A 32-Year-Old Woman with Recurrent Episodes of Altered Consciousness

Posted by Sara Fazio • June 14th, 2013

In the latest Case Record of the Massachusetts General Hospital, a 32-year-old woman was seen in the neurology clinic because of episodes of altered consciousness — staring, aphasia, and occasional sudden loss of postural tone and collapse. EEG revealed left-temporal-lobe seizures; brain imaging revealed a left-temporal-lobe mass.

The relationship between seizures and cardiac dysrhythmia may take several demonstrated or hypothetical forms. For example, dysrhythmia can cause seizure (convulsive syncope), seizure can cause dysrhythmia (arrhythmogenic epilepsy), treatment can cause dysrhythmia, or seizure and dysrhythmia can occur as epiphenomena caused by a shared underlying mechanism.

Clinical Pearls

•  How common are cardiac dysrhythmias in epilepsy?        

Cardiac dysrhythmias in epilepsy are not uncommon and have been hypothesized to underlie sudden unexplained death in epilepsy (sometimes referred to as SUDEP), which affects 0.5 to 1.0% of patients with epilepsy each year and is the leading cause of death associated with epilepsy. Both bradyarrythmias and tachyarrhythmias have been described. Ictal tachycardia is most common, although in one study, 7 of 20 patients had ictal bradycardia in at least one seizure, and 3 of those patients had asystolic events. Only a minority of events recorded from any given patient show bradyarrhythmia, indicating that this phenomenon can be intermittent.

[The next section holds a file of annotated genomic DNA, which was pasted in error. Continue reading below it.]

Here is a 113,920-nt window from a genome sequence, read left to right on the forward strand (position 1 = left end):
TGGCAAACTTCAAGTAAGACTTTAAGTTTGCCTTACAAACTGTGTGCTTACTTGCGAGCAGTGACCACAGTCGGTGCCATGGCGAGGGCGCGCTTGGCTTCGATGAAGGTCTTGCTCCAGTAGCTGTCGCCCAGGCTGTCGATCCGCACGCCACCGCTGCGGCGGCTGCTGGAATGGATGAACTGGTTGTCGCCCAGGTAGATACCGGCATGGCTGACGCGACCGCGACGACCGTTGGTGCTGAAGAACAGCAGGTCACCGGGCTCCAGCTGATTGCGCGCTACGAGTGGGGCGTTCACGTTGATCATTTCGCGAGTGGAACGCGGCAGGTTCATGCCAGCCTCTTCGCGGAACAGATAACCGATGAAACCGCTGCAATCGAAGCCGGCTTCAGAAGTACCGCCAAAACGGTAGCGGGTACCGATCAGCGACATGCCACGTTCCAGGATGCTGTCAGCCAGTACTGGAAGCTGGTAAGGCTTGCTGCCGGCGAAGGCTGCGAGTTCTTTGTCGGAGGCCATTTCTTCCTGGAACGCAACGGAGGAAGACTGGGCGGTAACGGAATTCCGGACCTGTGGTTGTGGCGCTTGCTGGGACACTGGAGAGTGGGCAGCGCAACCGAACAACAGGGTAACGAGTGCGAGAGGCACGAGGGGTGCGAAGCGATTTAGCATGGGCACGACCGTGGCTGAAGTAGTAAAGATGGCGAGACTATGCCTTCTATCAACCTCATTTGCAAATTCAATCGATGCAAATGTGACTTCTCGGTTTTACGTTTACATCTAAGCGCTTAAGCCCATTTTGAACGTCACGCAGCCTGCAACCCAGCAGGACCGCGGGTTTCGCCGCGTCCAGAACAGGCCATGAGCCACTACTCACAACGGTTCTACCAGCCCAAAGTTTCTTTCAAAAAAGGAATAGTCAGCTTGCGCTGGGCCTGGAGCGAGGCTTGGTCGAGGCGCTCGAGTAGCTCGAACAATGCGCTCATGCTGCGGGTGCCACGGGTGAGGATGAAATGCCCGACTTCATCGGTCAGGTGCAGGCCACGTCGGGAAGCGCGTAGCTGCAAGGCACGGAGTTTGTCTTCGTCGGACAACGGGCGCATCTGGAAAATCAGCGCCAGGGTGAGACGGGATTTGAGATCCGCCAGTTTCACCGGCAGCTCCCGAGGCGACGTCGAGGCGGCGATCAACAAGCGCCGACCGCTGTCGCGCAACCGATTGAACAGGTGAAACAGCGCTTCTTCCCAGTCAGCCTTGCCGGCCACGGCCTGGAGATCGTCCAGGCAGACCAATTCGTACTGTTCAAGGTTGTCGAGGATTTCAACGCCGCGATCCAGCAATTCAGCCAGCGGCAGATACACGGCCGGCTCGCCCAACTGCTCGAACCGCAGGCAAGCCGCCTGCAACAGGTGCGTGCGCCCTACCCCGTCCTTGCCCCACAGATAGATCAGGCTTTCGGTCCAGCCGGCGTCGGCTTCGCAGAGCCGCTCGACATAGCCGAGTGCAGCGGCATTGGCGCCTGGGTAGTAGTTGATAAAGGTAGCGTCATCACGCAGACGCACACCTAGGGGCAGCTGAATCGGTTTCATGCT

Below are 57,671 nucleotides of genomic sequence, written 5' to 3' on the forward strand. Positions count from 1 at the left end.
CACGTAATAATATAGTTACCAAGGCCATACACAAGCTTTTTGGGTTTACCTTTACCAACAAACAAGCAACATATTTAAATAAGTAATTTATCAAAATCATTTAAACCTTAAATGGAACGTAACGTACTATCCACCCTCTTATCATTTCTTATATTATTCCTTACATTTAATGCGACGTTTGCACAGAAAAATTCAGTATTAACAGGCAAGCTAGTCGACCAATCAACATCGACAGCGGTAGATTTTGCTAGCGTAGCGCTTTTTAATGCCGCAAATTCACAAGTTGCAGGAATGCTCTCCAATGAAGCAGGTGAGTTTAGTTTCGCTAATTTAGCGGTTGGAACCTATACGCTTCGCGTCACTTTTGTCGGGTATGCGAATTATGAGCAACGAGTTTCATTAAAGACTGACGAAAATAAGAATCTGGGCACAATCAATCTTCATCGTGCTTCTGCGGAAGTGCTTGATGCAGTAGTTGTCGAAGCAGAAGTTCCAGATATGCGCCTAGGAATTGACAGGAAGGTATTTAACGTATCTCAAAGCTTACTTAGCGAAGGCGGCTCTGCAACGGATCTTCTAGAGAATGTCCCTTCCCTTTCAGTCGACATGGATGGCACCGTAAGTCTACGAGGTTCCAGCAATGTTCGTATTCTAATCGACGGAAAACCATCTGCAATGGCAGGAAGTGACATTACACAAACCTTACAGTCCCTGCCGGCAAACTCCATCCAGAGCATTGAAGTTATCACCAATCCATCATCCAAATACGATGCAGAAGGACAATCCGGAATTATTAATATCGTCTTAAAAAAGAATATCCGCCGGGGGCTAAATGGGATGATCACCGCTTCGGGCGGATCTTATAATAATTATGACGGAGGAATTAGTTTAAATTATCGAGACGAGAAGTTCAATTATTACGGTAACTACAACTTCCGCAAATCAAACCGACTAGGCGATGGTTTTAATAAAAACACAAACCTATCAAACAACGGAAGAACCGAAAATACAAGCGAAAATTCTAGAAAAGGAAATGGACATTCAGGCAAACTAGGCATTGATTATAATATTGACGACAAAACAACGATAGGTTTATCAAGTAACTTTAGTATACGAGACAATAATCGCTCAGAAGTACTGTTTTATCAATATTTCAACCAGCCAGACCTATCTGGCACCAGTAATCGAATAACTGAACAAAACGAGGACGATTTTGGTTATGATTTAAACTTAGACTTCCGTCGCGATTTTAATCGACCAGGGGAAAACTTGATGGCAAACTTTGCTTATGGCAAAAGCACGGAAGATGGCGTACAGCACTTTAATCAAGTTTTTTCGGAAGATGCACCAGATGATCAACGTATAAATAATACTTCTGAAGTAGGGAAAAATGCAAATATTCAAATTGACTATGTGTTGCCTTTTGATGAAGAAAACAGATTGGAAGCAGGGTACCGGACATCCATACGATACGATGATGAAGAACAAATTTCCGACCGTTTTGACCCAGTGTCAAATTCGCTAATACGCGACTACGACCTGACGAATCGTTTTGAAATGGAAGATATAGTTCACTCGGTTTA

• How might seizures cause dysrhythmia?           

It is possible that catecholamine release, acidosis, or hyperkalemia resulting from prolonged convulsive activity could induce arrhythmia. Alternatively, seizure activity may involve cerebral structures that are important in the regulation of cardiac rhythm, including the amygdala, insula, or hypothalamus. Studies of cortical stimulation in humans indicate that direct electrical stimulation or transcranial direct-current stimulation of the left hemisphere, particularly the insula, may activate parasympathetic descending pathways, leading to bradycardia. Similarly, the infusion of amobarbital into the left carotid artery anesthetizes the left hemisphere and produces tachycardia, whereas infusion into the right carotid artery produces the opposite result. Case reports of ictal asystole suggest that the onset of seizures occurs predominantly on the left side, but clear cases of onset on the right side have been documented.

Morning Report Questions

Q: What is the relationship between long-QT syndrome and epilepsy? 

A: The loci for long-QT syndrome include more than 17 genes encoding ion channels, connexins, and transcription factors. Mutations in these genes produce paroxysmal bradycardia and syncope; electrocardiographic features include long and short QT intervals, torsades de pointes, and asystole. Most of these genes show dual expression in the heart and brain, and perhaps additional expression in the autonomic nerves, defining a singular mechanism linking epilepsy, cardiac arrhythmia, and sudden death. Patients with the long-QT syndrome have a high incidence of seizures; furthermore, seizures, the long-QT syndrome, and sudden cardiac death occur in transgenic mice carrying human genes with mutations in the most common gene for the long-QT syndrome.

Q: What are the indications for surgical treatment of epilepsy? 

A: Indications for surgical treatment of epilepsy include medical intractability, disabling seizures, and a reasonable likelihood that the situation can be improved at an acceptable level of risk. Additional indications are seizures that are immediately life-threatening and a diagnosis of underlying lesions, usually tumors.

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